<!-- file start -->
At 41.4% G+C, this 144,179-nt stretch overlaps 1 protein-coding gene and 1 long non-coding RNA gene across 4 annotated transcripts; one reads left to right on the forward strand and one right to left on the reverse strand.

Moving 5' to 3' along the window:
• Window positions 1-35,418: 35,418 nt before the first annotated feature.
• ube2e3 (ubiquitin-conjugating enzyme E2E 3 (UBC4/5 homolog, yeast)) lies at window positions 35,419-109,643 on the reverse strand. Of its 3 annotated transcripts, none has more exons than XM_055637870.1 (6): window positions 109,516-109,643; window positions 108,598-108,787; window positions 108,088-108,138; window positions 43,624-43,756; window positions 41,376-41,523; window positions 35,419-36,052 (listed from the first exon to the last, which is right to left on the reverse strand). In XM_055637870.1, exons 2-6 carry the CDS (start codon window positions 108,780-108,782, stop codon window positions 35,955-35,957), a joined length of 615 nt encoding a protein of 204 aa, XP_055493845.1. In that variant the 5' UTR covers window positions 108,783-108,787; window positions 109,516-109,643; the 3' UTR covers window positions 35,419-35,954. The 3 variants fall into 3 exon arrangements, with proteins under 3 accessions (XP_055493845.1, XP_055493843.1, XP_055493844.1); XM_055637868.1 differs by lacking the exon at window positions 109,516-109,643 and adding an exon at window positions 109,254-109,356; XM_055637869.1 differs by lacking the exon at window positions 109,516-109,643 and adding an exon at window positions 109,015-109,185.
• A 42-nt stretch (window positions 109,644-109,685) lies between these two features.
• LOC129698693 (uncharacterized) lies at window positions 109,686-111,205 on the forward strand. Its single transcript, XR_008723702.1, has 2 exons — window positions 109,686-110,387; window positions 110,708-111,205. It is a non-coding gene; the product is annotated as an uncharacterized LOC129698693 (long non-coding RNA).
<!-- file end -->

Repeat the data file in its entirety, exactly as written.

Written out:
At 41.4% G+C, this 144,179-nt stretch overlaps 1 protein-coding gene and 1 long non-coding RNA gene across 4 annotated transcripts; one reads left to right on the forward strand and one right to left on the reverse strand.

Moving 5' to 3' along the window:
• Window positions 1-35,418: 35,418 nt before the first annotated feature.
• ube2e3 (ubiquitin-conjugating enzyme E2E 3 (UBC4/5 homolog, yeast)) lies at window positions 35,419-109,643 on the reverse strand. Of its 3 annotated transcripts, none has more exons than XM_055637870.1 (6): window positions 109,516-109,643; window positions 108,598-108,787; window positions 108,088-108,138; window positions 43,624-43,756; window positions 41,376-41,523; window positions 35,419-36,052 (listed from the first exon to the last, which is right to left on the reverse strand). In XM_055637870.1, exons 2-6 carry the CDS (start codon window positions 108,780-108,782, stop codon window positions 35,955-35,957), a joined length of 615 nt encoding a protein of 204 aa, XP_055493845.1. In that variant the 5' UTR covers window positions 108,783-108,787; window positions 109,516-109,643; the 3' UTR covers window positions 35,419-35,954. The 3 variants fall into 3 exon arrangements, with proteins under 3 accessions (XP_055493845.1, XP_055493843.1, XP_055493844.1); XM_055637868.1 differs by lacking the exon at window positions 109,516-109,643 and adding an exon at window positions 109,254-109,356; XM_055637869.1 differs by lacking the exon at window positions 109,516-109,643 and adding an exon at window positions 109,015-109,185.
• A 42-nt stretch (window positions 109,644-109,685) lies between these two features.
• LOC129698693 (uncharacterized) lies at window positions 109,686-111,205 on the forward strand. Its single transcript, XR_008723702.1, has 2 exons — window positions 109,686-110,387; window positions 110,708-111,205. It is a non-coding gene; the product is annotated as an uncharacterized LOC129698693 (long non-coding RNA).